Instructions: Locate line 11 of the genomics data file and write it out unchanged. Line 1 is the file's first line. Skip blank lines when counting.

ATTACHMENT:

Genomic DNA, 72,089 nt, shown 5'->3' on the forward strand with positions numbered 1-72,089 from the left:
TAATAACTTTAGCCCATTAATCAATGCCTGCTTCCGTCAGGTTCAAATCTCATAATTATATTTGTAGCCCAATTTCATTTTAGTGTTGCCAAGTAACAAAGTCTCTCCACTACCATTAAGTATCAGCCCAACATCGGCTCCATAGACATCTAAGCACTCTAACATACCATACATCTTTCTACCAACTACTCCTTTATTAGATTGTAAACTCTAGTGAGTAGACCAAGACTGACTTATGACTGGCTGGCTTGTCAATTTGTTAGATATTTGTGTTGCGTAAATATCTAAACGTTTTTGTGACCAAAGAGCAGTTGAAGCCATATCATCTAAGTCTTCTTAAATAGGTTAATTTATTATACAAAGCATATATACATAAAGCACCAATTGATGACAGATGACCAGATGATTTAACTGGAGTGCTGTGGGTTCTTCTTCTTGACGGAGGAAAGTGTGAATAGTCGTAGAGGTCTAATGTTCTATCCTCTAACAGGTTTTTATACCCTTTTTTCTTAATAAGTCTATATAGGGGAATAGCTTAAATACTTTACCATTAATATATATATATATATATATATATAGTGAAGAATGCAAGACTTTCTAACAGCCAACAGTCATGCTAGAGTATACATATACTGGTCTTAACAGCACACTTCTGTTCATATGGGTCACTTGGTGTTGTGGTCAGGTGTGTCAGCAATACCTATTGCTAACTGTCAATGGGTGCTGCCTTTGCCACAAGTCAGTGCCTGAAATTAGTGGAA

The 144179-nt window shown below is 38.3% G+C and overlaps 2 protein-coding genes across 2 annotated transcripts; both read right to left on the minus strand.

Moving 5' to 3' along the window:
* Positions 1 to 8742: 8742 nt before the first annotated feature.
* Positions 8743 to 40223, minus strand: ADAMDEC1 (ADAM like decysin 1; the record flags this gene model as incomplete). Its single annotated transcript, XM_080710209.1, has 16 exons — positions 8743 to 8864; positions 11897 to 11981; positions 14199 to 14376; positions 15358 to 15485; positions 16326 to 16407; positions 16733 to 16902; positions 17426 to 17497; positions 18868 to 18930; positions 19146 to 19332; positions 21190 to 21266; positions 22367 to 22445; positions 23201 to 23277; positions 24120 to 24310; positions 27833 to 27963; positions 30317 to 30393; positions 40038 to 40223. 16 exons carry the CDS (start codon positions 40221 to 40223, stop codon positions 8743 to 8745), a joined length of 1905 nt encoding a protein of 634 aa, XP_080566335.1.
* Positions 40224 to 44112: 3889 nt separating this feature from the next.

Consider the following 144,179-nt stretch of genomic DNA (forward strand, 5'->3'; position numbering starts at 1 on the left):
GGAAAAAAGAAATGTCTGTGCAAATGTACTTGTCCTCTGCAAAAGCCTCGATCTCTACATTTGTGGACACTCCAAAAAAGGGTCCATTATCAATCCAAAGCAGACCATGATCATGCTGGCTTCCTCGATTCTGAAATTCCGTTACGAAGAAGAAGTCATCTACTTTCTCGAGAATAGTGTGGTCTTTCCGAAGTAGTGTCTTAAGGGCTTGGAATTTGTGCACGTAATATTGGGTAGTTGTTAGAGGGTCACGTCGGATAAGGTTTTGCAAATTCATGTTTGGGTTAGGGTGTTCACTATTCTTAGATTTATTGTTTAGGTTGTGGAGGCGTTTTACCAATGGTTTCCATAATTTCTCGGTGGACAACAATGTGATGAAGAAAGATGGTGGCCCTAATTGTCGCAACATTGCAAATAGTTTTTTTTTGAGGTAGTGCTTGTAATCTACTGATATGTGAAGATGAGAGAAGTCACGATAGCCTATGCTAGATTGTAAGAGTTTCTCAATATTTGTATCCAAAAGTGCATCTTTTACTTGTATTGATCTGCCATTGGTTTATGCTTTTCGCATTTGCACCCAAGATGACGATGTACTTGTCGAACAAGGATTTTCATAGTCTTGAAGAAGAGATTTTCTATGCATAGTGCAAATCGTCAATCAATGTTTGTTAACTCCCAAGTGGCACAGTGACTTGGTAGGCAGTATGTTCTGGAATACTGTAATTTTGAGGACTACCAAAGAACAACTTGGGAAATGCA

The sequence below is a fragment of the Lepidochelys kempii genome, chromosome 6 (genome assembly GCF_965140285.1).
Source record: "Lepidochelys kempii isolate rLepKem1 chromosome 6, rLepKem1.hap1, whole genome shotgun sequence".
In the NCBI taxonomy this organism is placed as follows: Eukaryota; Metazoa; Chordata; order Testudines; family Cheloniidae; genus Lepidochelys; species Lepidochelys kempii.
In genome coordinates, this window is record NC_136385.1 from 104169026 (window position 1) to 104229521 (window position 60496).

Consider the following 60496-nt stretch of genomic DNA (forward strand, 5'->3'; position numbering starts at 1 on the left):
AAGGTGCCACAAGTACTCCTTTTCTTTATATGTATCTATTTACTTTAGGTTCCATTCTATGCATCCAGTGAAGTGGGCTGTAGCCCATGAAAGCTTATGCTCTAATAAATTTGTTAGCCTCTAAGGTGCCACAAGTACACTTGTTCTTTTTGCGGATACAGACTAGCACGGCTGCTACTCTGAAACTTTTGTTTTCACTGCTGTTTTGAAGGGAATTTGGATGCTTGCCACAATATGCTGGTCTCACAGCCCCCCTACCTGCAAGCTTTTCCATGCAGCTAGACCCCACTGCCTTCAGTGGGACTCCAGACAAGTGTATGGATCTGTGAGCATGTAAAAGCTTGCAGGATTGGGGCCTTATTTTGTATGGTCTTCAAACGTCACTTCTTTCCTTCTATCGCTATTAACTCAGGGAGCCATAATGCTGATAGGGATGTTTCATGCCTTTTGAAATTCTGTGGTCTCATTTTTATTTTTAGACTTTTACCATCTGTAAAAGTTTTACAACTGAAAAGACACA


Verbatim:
Source record: "Lepidochelys kempii isolate rLepKem1 chromosome 6, rLepKem1.hap1, whole genome shotgun sequence".